The problem with snark as well as wit is it is so much dependent on the eyes, nose, lips/mouth and that does not come across the digital divide. Niether works very well without the facial expression and the body language. The result is hurtful and mean-spirited. I see this all the time and sometimes am guilty myself. I have come to realize unless I want to "put a shot across someone'[s bow" the snarky or witty comment is better left unsaid. Such is the computer.

Kirkepiscatoid said...

Probably one of the best articles I saw on the evolution of humor was years ago in Smithsonian magazine. It was actually an article about the Marx Brothers, I think, but it's been so long the details are a little fuzzy.

What it talked about was the difference between "outsider humor" vs. "insider humor." In the context of the Marx Brothers, they were very obviously "outsiders" just as in real life, they were offspring of the great American immigration of the late 1800's. The reason they were funny was their obvious "outside-ness" as the poked fun at the insiders. The status quo changes when the insiders are exposed.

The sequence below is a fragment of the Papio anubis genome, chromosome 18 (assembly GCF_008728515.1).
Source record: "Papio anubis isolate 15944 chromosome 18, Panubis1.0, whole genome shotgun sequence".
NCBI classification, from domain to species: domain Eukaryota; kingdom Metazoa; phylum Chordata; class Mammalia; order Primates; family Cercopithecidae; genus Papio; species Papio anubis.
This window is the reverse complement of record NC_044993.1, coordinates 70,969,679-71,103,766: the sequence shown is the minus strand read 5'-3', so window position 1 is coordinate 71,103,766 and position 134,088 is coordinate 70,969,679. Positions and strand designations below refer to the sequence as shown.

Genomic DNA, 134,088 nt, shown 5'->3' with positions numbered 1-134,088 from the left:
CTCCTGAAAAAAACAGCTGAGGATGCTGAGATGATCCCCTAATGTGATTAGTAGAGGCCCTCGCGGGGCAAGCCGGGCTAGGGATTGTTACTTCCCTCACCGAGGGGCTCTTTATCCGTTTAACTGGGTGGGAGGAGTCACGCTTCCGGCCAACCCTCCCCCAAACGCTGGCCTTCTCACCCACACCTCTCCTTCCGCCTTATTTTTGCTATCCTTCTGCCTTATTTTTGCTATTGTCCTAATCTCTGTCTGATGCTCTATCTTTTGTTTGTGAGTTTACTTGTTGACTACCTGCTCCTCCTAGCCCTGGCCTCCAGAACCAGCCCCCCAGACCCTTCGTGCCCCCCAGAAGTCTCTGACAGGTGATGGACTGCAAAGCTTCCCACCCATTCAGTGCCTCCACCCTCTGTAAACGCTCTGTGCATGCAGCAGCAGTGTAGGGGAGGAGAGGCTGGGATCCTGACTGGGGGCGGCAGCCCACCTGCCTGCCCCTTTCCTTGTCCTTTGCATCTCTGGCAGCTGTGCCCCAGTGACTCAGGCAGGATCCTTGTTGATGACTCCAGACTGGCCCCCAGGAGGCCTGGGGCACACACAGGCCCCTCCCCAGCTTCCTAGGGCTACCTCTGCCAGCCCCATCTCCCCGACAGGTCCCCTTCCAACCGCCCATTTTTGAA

It then compared that to the humor of Seinfeld and the Letterman Show--examples of "insider humor." The "we're so cool and they're so not" kind. The kind that hurts people. The kind that only drives the outsiders further outside and into the shadows.

That article changed my life by making aware of something in myself. People who know me know I can be incredibly funny. But I always have to be careful I don't go too far. That article taught me to ask myself, "Am I engaging in outsider or insider humor? If it's the latter, am I building up or tearing down the Body of Christ with it?" I still don't do it right all the time, but I have a better awareness.

Elizabeth Kaeton said...

Fred I think we can all do well. Someone recently said to me that the difference between a smart phone and a dumb phone is often only 10 seconds

Elizabeth Kaeton said...

For me, when I feel a snark coming on, I ask myself what I'm really angry about and what better way might there be to channel that energy. The association with anger has really helped. I think that might be part of the insider-outsider stuff.